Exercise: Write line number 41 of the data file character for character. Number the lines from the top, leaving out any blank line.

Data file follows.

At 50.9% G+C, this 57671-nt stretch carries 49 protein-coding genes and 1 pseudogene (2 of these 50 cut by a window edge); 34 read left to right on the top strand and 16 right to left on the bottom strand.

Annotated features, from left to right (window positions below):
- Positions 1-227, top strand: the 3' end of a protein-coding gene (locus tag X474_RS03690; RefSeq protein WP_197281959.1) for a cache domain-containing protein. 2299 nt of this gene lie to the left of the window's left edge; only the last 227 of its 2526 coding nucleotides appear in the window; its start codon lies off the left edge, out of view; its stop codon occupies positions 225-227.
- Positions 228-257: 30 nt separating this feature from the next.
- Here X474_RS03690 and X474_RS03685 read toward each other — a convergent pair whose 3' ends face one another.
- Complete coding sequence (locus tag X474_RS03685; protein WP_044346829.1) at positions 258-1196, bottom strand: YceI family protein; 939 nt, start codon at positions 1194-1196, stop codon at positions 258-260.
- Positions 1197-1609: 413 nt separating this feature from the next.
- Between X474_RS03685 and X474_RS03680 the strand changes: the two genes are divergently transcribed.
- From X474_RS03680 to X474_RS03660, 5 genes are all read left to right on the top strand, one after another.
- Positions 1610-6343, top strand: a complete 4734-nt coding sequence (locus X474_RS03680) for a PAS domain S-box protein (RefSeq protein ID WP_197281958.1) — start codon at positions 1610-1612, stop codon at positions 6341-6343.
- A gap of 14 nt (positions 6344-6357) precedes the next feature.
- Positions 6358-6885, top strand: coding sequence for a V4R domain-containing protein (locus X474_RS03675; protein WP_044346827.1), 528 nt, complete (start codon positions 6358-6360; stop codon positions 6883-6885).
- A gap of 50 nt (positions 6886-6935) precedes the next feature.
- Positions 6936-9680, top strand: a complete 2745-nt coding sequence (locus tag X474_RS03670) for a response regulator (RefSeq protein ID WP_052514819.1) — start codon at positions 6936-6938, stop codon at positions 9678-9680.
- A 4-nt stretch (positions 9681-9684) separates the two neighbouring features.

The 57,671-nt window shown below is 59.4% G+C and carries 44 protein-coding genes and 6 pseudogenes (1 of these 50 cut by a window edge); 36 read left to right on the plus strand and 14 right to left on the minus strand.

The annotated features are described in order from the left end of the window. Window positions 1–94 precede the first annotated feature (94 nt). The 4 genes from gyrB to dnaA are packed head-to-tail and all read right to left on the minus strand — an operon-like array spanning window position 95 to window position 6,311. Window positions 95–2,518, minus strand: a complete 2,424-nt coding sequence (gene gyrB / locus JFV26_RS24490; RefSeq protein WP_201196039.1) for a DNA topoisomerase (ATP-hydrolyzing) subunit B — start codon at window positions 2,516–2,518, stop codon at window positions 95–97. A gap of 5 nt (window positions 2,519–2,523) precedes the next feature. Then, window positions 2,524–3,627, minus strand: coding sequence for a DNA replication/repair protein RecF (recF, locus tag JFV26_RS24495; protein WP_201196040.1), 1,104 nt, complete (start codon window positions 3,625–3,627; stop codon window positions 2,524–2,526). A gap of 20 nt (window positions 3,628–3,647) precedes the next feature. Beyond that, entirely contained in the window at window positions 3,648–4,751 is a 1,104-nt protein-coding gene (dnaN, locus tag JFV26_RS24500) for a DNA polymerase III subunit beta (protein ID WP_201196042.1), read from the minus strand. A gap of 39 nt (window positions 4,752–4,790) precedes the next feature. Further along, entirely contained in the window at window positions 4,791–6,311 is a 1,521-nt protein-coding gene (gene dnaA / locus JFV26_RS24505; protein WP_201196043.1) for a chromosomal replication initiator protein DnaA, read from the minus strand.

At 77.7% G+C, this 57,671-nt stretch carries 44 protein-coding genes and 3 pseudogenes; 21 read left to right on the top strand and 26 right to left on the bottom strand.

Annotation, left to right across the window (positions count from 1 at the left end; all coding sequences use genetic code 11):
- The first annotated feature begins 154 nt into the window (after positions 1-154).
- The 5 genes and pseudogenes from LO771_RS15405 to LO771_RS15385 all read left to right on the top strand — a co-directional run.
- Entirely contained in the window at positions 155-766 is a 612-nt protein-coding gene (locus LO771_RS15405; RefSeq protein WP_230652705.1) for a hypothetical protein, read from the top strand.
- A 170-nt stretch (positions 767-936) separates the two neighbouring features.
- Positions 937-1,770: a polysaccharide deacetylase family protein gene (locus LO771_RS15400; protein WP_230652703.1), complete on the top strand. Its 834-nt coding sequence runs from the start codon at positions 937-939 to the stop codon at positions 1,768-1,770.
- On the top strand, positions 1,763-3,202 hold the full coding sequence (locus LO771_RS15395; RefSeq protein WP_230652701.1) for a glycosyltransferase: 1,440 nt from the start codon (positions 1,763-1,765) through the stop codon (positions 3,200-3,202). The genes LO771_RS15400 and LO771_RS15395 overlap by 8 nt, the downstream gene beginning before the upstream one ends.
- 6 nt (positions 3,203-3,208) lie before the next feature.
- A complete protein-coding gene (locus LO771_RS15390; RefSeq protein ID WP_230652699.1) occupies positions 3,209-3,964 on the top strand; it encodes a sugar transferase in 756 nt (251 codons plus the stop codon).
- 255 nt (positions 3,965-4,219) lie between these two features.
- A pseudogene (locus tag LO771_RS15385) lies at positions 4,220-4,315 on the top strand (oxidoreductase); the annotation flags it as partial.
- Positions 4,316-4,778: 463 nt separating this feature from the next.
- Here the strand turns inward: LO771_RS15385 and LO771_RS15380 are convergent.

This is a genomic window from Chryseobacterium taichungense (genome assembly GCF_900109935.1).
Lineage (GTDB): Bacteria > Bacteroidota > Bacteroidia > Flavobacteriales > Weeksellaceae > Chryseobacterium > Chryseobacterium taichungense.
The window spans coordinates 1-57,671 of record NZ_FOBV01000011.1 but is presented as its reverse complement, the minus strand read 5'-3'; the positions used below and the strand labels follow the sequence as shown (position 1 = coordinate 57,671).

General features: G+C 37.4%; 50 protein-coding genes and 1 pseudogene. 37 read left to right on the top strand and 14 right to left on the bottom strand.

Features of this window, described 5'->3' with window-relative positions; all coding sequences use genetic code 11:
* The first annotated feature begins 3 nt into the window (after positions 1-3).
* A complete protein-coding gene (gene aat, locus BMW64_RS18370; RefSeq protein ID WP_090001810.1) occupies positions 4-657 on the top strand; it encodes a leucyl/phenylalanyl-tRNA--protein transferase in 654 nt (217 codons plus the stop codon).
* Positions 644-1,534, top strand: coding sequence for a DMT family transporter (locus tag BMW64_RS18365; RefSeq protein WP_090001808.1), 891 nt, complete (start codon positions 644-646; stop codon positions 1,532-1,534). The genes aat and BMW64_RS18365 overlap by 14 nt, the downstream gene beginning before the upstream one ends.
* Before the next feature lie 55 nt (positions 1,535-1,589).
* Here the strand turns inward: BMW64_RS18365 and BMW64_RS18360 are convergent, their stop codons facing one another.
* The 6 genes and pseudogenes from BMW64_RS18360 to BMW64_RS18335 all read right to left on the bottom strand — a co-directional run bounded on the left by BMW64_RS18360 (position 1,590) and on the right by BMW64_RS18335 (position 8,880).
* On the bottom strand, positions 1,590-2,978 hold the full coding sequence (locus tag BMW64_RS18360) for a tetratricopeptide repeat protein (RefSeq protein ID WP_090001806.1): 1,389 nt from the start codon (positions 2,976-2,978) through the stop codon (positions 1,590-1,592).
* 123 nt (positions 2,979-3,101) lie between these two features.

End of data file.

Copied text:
* Here the strand turns inward: BMW64_RS18365 and BMW64_RS18360 are convergent, their stop codons facing one another.